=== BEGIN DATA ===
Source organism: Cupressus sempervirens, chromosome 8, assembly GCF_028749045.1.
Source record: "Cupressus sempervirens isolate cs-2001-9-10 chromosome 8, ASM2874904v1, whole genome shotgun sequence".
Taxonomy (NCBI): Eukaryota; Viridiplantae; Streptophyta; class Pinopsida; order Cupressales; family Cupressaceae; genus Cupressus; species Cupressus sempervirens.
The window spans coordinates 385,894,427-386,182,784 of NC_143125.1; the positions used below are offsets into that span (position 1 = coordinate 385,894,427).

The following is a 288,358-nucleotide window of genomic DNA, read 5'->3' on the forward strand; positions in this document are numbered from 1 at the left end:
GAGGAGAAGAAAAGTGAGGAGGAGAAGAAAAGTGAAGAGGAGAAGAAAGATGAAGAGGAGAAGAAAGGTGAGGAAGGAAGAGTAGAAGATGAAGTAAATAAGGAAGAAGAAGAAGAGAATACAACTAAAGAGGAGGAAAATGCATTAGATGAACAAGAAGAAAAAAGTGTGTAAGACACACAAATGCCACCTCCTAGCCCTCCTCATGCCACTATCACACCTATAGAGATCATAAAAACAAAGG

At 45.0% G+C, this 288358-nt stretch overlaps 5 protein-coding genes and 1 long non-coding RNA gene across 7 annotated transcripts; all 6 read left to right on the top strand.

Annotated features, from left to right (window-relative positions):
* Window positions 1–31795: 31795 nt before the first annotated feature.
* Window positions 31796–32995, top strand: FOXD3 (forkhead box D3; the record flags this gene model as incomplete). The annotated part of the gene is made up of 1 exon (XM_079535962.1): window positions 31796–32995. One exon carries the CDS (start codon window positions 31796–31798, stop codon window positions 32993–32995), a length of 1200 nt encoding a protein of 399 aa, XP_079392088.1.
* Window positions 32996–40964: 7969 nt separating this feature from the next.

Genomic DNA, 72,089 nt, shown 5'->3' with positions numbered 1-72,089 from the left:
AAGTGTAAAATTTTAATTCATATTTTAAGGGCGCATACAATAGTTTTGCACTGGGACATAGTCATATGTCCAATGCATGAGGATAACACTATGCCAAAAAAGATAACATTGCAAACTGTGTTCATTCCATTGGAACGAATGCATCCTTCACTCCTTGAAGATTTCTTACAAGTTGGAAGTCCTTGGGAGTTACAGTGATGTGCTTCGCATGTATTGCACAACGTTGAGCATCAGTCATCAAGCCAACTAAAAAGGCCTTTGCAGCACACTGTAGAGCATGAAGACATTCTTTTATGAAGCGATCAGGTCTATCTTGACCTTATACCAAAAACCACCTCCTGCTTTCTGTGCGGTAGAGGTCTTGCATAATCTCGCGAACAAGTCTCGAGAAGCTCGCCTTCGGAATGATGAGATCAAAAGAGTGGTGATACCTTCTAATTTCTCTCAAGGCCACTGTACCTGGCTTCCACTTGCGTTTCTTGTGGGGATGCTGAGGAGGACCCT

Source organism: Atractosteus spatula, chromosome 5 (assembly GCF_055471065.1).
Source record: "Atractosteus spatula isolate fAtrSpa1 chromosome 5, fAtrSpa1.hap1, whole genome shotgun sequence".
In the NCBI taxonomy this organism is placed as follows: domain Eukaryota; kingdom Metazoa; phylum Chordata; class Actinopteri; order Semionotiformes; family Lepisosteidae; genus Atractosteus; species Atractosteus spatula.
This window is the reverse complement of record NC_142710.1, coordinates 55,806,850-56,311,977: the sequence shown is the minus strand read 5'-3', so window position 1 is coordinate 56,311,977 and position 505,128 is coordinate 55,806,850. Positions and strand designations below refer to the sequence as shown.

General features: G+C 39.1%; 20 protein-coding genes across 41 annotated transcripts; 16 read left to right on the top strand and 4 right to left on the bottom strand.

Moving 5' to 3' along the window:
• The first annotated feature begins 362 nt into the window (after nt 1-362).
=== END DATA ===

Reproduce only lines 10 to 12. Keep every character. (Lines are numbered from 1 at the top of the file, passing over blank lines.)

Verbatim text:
* Window positions 31796–32995, top strand: FOXD3 (forkhead box D3; the record flags this gene model as incomplete). The annotated part of the gene is made up of 1 exon (XM_079535962.1): window positions 31796–32995. One exon carries the CDS (start codon window positions 31796–31798, stop codon window positions 32993–32995), a length of 1200 nt encoding a protein of 399 aa, XP_079392088.1.
* Window positions 32996–40964: 7969 nt separating this feature from the next.

Genomic DNA, 72,089 nt, shown 5'->3' with positions numbered 1-72,089 from the left: